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The application of isotopic techniques, laboratory reactions, and bacteriological studies has made it possible to define more closely the origin of the Gulf Coast salt-dome sulphur deposits.
The available geologic and petrographic data suggest that the salt-dome sulphur originated through reduction of the anhydrite of the cap rock of the salt dome to hydrogen sulphide and subsequent oxidation of the sulphide to native sulphur. The present laboratory study confirms this mechanism and clarifies some of its details. Experiments designed to produce hydrogen sulphide or sulphur through the direct reduction of anhydrite by petroleum under salt-dome conditions gave negative results in time equivalents of 150 million years. On the other hand, sulphate-reducing bacteria, grown on hydrocarbon substrates, were able to produce hydrogen sulphide from dissolved sulphate. Other experiments showed that at salt-dome temperatures sulphate ion is capable of oxidizing hydrogen sulphide at me surable rates. It is concluded, therefore, that sulphate-reducing bacteria are the primary agents in the production of cap-rock sulphur. Dissolved sulphate is reduced to hydrogen sulphide by the bacteria, after which part of this hydrogen sulphide is reoxidized to native sulphur by reaction with sulphate ion.
Isotopic analyses were made on the sulphur and carbon from a series of salt-dome materials. Samples of anhydrite from the salt stocks of eleven domes had the same ratio of sulphur-32 to sulphur-34 (about 21.85), probably indicating derivation of all of the salt domes from a single evaporite sequence. A sample of a Jurassic (?) sedimentary salt bed from Clarke County, Alabama, which is probably part of the stratigraphic unit from which the salt stocks were derived, has a S32/S34 ratio of 21.83. Anhydrite cap rock has the same sulphur isotopic composition as the anhydrite inclusions of the salt, and evidently has been formed by their accumulation on top of the salt stock as the halite has been leached away by ground water.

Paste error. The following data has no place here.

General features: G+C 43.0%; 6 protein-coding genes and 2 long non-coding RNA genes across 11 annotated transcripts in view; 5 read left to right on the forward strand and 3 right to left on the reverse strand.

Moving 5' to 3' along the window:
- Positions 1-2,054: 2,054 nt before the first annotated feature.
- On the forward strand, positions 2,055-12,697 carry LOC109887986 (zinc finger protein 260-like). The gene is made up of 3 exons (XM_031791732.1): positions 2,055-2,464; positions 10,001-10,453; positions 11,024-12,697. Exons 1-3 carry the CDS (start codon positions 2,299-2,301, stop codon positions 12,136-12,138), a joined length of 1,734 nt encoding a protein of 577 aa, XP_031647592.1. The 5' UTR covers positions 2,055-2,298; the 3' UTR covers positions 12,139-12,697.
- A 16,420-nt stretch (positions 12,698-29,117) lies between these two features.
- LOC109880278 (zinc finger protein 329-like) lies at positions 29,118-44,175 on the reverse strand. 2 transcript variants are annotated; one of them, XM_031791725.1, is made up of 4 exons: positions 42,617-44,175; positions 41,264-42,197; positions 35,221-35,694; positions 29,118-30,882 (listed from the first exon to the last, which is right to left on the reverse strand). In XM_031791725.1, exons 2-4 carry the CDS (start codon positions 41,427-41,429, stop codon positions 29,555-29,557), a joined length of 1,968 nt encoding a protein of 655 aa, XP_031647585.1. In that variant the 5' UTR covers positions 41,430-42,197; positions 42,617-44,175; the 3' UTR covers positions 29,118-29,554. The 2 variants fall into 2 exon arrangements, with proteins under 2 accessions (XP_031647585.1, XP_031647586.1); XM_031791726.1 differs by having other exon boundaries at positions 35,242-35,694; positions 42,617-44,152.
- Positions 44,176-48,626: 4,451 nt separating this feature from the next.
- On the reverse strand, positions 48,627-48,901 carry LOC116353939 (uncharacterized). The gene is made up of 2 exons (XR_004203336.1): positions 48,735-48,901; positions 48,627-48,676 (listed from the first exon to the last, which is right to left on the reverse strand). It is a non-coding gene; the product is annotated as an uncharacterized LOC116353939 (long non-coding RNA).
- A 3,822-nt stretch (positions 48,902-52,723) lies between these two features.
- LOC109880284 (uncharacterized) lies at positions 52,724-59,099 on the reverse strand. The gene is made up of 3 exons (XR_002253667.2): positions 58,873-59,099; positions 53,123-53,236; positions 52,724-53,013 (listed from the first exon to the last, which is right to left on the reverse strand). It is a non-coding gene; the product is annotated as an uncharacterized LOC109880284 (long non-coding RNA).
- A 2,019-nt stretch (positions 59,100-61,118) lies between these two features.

The hydrogen sulphide found in cap rock waters is enriched in sulphur-32 by several per cent compared with the sulphate of the anhydrite cap rock. Laboratory experiments show that sulphate-reducing bacteria are capable of causing at least 2.7% increase in the S32/S34 ratio in the hydrogen sulphide which they produce relative to the sulphate source. Calcite cap rock was found to be enriched in carbon-12 by as much as 4.5% relative to normal sedimentary limestones. It has C13/C12 ratios similar to those of cap-rock petroleum. This indicates that the calcite cap rock has been formed by precipitation of carbonate produced during the bacterial oxidation of petroleum. The sulphate remaining in the calcite cap rock represents residues which have su fered repeated bacterial attacks. It is not surprising, therefore, that analyses indicated that sulphate in the calcite cap rock is depleted in sulphur-32 and is inhomogeneous in isotopic composition. Some samples have S32/S34 ratios as low as 20.83.
The native sulphur found in calcite cap rock has a rather uniform isotopic composition compared with the wide variations found in the sulphate with which it is associated. The repeated formation of polysulphides by temporary solution of the native sulphur in the sulphide waters of the cap rock probably provides an isotopic exchange mechanism for the elimination of variations in its composition. The native sulphur usually has an S32/S34 ratio a few tenths of a per cent lower than that of the hydrogen sulphide at the same dome. This is consistent with its derivation through oxidation of the sulphide by sulphate.
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